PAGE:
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  1. #1
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    oop style question

    I have two separate sites that share the same code base.

    I have a class called itemObj() and it contains the methods and properties for managing virtual item content on each site.

    Here is what I was doing:

    Setting the data in a file local to each site. http://gcgz.com/data1.txt
    When I created an instance of itemObj, I would pass in the data from the local file to the class. http://gcgz.com/obj1.txt

    This creates multiple places for maintenance as I use itemObj() on multiple pages and I'm sure can't be the best.

    So I am having the original class have an empty construct(). http://gcgz.com/obj2.txt

    And everywhere the itemObj class is included, I am also including a local itemLocalObj class that 'extends' itemObj. The itemLocalObj is what will be initialized and used everywhere.

    http://gcgz.com/obj3.txt

    While this seems a lot easier than the original solution I was using, I want to make sure I've got it right.

    Any thoughts are appreciated.

  • #2
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    Another question.

    I have a class for managing virtual pets and I have a class for managing virtual items.

    They both require the same list of pet species in each class.

    What is the best way to maintain a single pet species list that can be used by both classes?

  • #3
    God Emperor Fou-Lu's Avatar
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    Um, ok I'm a little lost here, you will need to explain a little more exactly what you are looking at doing.
    It looks like you have a parent class that has no real used functionality, and that the file in question is embedded directly into the object code.
    To retain a list for multiple items its best to use something like an enum, which to my knowledge does not exist in php. So, we revert it to a more simplistic structure - an array or other applicable datastructure. If you define your own datastructure ensure you make it iterable, or searching/looping can become a pain.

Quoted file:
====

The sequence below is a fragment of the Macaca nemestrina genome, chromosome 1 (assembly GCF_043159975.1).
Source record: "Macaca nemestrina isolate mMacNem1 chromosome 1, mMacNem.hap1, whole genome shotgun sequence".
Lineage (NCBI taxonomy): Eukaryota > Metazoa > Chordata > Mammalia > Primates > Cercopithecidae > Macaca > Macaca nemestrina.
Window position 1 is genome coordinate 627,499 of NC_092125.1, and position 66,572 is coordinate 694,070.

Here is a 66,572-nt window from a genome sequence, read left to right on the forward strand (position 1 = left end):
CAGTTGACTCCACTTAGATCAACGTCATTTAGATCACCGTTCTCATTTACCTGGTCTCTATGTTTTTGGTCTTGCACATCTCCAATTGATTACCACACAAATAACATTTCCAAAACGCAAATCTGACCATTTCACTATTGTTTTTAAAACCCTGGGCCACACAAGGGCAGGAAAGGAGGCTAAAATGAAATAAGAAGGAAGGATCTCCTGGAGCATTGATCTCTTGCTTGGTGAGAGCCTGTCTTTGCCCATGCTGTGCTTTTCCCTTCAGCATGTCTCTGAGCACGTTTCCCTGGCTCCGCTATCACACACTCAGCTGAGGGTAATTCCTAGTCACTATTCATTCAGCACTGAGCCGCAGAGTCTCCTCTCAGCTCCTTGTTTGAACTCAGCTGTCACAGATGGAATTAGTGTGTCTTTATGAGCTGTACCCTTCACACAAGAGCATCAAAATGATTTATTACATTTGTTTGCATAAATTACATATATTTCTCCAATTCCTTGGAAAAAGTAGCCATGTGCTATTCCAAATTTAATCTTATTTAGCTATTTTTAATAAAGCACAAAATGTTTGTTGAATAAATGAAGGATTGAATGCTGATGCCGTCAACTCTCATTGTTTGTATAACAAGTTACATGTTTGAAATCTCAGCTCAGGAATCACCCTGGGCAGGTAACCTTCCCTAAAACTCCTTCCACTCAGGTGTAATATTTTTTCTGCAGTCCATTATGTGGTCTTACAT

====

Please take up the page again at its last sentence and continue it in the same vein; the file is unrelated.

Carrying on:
Place this data in a parent or abstract parent class, this will be usable within all of the child classes. However, you must define the variables within the parent with a protected scope or provide the correct accessors / mutators for the data. I do not recommend making it public.
    PHP Code:
    abstract class Parent
    {
        protected 
    $myArr = array('Your''Data''Items''here');
    }
    class 
    Child extends Parent
    {
        public function 
    __construct()
        {
            
    print_r($this->myArr);
        }

    Part of the problem is you have a partial class on a partial procedural script design. This can make things kind of confusing, I'd recommend choosing one or the other (and as an OOP developer, I'd go with object oriented myself).
    Some of the other data you have are also objects, you have 'Animals', which is an abstract parent class, and animal types 'Shark', 'Merkaat?', 'Fish', which of course are classes (possibly parent classes) themselves.
    OOP is one of those things you just need to practice at. Try doing some object modeling if you can (that is when you picture how the objects interact with each other), and things will become much easier!

    I can tell you this offhand. Your code is ok, you *should* be declaring scopes for your object properties, where in your constructor every call with $this is also given a scope:
    PHP Code:
    class myObj
    {
        protected 
    $items_cat_arr;
        protected 
    $items_subcat_arr;
        ... 
    This is not however a requirement in php, just note that the default scope in PHP is public, not protected/internal like other oop languages.
    Hope that helps a little, even though I'm not sure exactly what your problem is, lol
    PHP Code:
    header('HTTP/1.1 420 Enhance Your Calm'); 
    Been gone for a few months, and haven't programmed in that long of a time. Meh, I'll wing it ;)

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    mbannonb (01-30-2008)

  • #4
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    Thanks!


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